Thursday 22 August 2019

'They book the holiday, do up the house, and then realise they need help' - the challenges of retirement

Retirement can be a very difficult transition period
Retirement can be a very difficult transition period
Kirsty Blake Knox

Kirsty Blake Knox

They are meant to be the golden years of your life filled with nothing but cruises, leisurely lunches, and lie-ins.

But a few years in and the sheen of retirement can start to wear off, and individuals will often feel rudderless, and anxious.

According to therapist Claire Breen, the fourth and fifth years of retirement (particularly for those who opted for early retirement) tend to be the most challenging.

“The first year, people tend to book the big holiday – the one they have been planning for years, the second year they do the house and garden up. Fix all the loose ends they didn’t have time to do,” she explained.

“The third year they start doing a course and in the fourth or fifth year people can start to feel directionless. The novelty of retirement has gone and they realise they need some help.”

Retirement can be a huge challenge for individuals – the pace and structure of your day and week alters radically overnight, and the level of social interaction an individuals has on a daily basis can also decrease.

Men tend to find the transition harder than women.

“Especially if they had a job of high status and seniority,” life coach Breen explained.

“They lose that status overnight and that can be hard. It can also be isolating as the camaraderie around the water cooler is gone.”

Breen says women tend to feel more comfortable managing the different categories of their life – family, work, domesticity, friends.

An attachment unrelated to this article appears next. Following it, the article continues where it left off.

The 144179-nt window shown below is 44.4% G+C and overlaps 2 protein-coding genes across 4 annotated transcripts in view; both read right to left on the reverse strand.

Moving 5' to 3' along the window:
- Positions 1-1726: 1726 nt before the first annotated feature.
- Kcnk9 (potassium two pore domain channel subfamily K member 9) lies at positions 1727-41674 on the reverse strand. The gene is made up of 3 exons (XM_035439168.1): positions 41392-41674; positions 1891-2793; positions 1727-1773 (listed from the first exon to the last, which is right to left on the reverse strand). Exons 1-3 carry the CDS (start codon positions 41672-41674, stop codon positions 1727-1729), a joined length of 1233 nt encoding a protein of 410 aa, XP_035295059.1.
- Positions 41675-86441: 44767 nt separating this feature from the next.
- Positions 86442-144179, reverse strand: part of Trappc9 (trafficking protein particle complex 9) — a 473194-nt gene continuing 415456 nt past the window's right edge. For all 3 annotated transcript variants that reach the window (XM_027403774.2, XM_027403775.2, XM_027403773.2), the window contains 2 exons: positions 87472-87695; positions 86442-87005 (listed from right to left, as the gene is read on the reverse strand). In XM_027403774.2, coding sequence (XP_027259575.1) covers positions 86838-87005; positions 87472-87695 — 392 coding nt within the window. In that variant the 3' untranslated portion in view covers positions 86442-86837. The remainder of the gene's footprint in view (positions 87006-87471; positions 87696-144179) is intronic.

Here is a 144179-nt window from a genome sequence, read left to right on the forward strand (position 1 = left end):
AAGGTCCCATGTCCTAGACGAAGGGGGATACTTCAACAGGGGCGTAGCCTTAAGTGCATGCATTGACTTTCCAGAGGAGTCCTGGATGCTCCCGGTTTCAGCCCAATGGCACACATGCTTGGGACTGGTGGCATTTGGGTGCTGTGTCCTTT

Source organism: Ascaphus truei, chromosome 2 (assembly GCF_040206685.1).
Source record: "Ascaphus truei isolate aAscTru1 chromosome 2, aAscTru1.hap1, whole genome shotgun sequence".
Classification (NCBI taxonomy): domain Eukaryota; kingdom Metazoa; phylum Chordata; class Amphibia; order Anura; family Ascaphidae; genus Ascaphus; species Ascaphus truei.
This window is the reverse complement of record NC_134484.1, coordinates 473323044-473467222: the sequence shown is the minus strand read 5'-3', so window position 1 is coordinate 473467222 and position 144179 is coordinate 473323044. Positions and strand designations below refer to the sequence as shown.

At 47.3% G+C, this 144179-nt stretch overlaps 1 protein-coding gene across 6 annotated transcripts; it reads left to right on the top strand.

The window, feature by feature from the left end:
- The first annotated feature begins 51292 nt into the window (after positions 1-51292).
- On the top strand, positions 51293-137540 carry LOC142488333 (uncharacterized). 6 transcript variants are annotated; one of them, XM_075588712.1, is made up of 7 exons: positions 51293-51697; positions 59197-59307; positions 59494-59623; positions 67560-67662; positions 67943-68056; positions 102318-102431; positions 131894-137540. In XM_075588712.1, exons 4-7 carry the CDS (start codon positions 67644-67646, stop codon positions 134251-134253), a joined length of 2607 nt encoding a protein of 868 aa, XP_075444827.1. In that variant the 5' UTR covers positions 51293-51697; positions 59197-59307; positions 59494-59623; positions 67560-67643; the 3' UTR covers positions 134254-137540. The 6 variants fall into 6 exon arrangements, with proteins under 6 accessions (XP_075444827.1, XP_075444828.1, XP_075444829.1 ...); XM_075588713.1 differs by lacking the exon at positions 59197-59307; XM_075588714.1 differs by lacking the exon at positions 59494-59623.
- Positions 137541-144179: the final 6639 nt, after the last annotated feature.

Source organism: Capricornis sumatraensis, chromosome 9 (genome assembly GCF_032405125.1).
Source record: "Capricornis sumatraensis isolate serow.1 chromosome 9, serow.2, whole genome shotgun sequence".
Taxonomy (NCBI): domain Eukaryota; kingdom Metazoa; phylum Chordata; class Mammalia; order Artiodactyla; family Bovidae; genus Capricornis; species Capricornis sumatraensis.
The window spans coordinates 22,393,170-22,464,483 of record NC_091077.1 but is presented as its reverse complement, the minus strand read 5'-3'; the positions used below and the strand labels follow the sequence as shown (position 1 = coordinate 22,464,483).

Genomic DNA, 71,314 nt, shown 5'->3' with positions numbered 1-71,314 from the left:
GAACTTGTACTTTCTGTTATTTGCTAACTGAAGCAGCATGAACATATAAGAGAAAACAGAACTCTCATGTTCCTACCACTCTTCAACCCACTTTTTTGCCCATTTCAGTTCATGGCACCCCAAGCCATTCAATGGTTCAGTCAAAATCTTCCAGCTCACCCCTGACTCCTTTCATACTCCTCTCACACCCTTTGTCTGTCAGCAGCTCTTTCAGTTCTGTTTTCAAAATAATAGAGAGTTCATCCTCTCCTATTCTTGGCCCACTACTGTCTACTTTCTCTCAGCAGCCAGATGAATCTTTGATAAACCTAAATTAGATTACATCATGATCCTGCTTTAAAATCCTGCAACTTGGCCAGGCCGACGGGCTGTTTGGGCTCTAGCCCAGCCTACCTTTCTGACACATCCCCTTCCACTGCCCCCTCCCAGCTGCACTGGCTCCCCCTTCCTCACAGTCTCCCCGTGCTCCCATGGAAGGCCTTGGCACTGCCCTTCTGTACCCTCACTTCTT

If a man has invested a huge amount of time into his job, and has used his career achievements as a means of validating himself, than leaving all that behind can be a jolt.

This change can sometimes result in individuals feeling resentment and directing it at their spouse, which can lead to friction and feelings of hurt.

The lack of routine can be particularly challenging, but one that can be rectified easily.

“We need a sense of structure,” Breen said.

“When you think about it from the age of 4 or 5 we have been in a structure routine environment – to suddenly have no structure can be a very difficult thing to adjust to.”

A lack of structure can be very destabilising, and increase levels of anxiety in individuals.

Taking up part time or seasonal employment is a way many retirees can regain a sense of routine and social interaction.

When counselling retirees Clair examines the various different elements of their life from spirituality to physicality, relationships and hobbies to see what area they feel may be lacking or under stimulated.

“We then think about ways to rectify or realign things.”

The number of people aged 50 years or over resident in Ireland has increased by 330,000 over a ten-year period since 2008.

Online Editors

Editors Choice

Also in Life